What Do We Do About U.S. Longevity?
Last year, I wrote a blog post, “Longevity is Becoming Shortevity.” It was 1,000 words and had lots of stats pointing to the steep decline in longevity in the U.S. However, a picture is sometimes worth a thousand words, as the graph below shows. Take a second look, and you’ll see how one of the wealthiest countries in the world (and the one that spends the most per capita on health care costs) has a full-blown system failure with longevity in freefall, and all at a time when the rest of the world is seeing a post-pandemic recovery.
As outlined in this recent NPR story, a big part of America’s poor performance results from people dying or being killed before the age of 50 due to teen pregnancy, drug overdoses, HIV, fatal car crashes, injuries, and violence. Two years of difference in life expectancy probably comes from the fact that firearms are readily available in the United States. The good news—and there’s not much—is that Americans have a higher survival rate after age 75 than do peer countries.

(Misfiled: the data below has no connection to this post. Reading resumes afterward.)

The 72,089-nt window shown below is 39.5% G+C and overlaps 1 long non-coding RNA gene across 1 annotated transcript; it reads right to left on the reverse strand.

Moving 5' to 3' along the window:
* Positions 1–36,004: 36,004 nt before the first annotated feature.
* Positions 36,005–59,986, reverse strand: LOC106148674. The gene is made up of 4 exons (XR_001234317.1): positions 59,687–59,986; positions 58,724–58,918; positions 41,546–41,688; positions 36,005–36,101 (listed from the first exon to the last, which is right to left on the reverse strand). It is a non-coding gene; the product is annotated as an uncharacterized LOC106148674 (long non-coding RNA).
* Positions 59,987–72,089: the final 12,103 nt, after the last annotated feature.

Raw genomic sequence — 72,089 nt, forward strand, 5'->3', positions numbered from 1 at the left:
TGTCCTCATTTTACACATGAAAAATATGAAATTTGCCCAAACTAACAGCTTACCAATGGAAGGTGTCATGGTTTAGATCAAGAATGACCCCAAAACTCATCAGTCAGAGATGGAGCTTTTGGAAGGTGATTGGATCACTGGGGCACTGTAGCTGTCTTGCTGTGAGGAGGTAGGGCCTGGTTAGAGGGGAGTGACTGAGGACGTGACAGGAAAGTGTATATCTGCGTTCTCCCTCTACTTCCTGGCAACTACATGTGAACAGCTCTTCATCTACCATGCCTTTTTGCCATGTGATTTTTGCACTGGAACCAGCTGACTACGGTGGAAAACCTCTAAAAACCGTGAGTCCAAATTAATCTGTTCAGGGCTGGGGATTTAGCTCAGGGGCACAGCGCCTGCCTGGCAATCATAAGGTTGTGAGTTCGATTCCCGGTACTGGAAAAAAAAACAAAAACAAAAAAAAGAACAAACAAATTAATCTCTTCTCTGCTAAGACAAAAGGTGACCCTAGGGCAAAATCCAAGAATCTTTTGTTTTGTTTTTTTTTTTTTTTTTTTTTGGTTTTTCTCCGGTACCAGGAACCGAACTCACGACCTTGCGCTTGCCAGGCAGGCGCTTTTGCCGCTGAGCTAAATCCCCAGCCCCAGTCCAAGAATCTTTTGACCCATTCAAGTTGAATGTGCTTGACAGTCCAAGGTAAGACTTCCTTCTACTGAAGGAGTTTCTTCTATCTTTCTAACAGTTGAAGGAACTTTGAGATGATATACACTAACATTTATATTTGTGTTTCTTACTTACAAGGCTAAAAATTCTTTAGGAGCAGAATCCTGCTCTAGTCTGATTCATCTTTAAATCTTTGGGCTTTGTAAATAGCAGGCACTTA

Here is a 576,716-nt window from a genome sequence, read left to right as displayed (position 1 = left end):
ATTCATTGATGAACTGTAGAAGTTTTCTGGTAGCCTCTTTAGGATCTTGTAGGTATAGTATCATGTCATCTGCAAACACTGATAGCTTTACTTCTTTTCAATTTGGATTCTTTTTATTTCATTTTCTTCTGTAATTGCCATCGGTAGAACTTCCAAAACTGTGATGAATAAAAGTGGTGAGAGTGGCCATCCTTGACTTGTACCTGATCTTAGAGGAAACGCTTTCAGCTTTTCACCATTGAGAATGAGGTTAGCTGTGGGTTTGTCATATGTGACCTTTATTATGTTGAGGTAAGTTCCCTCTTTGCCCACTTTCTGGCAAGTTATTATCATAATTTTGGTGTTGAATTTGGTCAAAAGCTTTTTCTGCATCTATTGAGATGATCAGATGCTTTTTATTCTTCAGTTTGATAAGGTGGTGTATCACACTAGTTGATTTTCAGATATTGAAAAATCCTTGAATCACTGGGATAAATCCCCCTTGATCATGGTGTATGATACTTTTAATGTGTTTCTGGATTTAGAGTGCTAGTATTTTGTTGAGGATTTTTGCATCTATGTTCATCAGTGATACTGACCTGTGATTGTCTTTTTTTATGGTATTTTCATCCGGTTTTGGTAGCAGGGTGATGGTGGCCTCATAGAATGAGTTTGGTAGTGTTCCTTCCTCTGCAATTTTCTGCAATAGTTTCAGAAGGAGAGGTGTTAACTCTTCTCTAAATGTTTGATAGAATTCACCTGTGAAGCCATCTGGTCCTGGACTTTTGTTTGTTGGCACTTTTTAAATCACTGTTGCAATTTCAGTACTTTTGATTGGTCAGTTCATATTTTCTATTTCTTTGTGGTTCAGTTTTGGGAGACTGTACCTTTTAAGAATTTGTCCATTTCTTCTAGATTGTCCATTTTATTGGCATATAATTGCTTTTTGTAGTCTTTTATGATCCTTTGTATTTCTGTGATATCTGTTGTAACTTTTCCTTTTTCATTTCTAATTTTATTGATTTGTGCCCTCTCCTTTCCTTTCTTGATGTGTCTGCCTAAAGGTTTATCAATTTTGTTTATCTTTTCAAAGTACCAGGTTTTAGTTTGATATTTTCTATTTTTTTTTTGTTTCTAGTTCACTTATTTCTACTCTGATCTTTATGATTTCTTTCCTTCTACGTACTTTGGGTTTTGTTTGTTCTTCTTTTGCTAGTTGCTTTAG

The U.S. ranks 49th in the world when it comes to longevity. And regarding income per capita, we’re 13th in the world. If our income per capita ranking were comparable to our longevity score (49th), our standard of living would be equivalent to Hungary’s (which now has nearly the same life expectancy).
While there are all kinds of reasons for this alarming trend, let me post three questions for us to consider:
1. What is unique about the U.S. that has shown this kind of decline, such that our 2021 life expectancy is the same as in 1996?
2. How do we massively improve the lifestyle factors (diet, exercise, stress, etc.) leading to this rotten result?
3. What can the government do—at a time when the federal government seems paralyzed with polarization—to address this new reality head-on? What are some best practices we can learn from other countries?